Don’t get me wrong, I’m not saying the characters were idiots. Most had been extensively trained. They were flying a starship. They were spouting technobabble and seemed to understand what the hell that all meant. That’s cool. We can assume they weren’t literally idiots.
But if the plot required them to blunder about, they would. Repeatedly. Hardcore.
More often than not, it seemed to me that the only reason they weren’t dead dead dead was because they were somehow moving through a subtly benign universe that would mediate the dangers they’d encounter. Like they lived charmed lives and could somehow skate by. (Somehow the universe had become more chest-beatingly bluffy, but not as lethal from the days of Kirk, Spock, and the redshirt-grinding universe.)
Time for some examples. Feel free to skip down if you have no interest, although you might be missing comedy gold. Just sayin’.
Okay, not every episode was a train wreck, but it was hard for me to accept that the crew had any real training or practical experience, beyond the basics of mechanically operating the ship. This included Captain Janeway.
You Never Get a Second Chance to Make a First Impression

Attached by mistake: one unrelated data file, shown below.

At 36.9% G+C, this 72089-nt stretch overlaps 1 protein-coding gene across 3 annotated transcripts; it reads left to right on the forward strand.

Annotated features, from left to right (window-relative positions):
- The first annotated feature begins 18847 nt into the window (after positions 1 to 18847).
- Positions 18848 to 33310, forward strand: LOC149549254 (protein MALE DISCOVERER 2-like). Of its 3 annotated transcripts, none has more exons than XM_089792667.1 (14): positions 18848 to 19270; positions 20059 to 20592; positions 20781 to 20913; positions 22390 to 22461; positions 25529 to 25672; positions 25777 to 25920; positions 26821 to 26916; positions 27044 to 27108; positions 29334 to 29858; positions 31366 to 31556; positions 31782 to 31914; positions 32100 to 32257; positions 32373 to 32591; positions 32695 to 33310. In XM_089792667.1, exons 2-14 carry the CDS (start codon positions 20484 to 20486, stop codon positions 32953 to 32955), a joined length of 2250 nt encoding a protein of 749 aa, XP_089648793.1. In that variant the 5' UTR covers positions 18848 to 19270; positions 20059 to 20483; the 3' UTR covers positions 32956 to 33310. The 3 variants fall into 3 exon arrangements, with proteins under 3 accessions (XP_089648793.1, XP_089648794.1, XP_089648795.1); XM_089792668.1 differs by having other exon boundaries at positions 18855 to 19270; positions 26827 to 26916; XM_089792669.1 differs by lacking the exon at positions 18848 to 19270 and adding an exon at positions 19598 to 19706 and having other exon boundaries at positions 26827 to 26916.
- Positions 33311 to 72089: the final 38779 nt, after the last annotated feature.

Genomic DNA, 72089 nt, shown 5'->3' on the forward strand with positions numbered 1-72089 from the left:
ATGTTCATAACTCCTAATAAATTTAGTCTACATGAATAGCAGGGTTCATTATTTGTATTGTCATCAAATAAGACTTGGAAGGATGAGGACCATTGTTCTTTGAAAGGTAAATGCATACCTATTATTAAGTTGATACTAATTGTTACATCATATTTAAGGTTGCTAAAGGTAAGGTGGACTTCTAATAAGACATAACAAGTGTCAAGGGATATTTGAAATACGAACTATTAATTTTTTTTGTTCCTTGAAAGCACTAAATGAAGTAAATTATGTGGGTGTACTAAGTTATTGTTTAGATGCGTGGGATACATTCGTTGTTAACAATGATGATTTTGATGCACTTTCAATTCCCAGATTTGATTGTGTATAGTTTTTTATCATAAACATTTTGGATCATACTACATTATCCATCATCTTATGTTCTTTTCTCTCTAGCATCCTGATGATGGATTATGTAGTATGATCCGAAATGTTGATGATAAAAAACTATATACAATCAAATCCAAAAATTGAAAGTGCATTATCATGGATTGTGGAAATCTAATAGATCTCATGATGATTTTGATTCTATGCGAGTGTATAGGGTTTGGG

Quite often on a random episode of Voyager, we’d get something like this:
Ensign Kim: Whoa, that’s a bigass spaceship coming this way. Should I raise shields?
Captain Janeway: Nonsense. We don’t want to appear aggressive. Mister Paris, drop us out of warp and hail them with our usual pacifistic pledge of non-violence.
Ensign Kim: They’re firing on us? WHY??? Can’t they tell we mean them no harm?
Okay, I know contact with alien species is an exciting thing, and there’s no need to get off on the wrong foot, but the above scene seemed to happen every season. Did the crew never learn that bigass spaceships sometimes are hostile? Like every time? And it’s better to have shields up and risk offending, then have shields down and hope for the best?
There was this wide-eyed optimism that wasn’t necessarily a bad thing, but combined with an unchangeable naivete…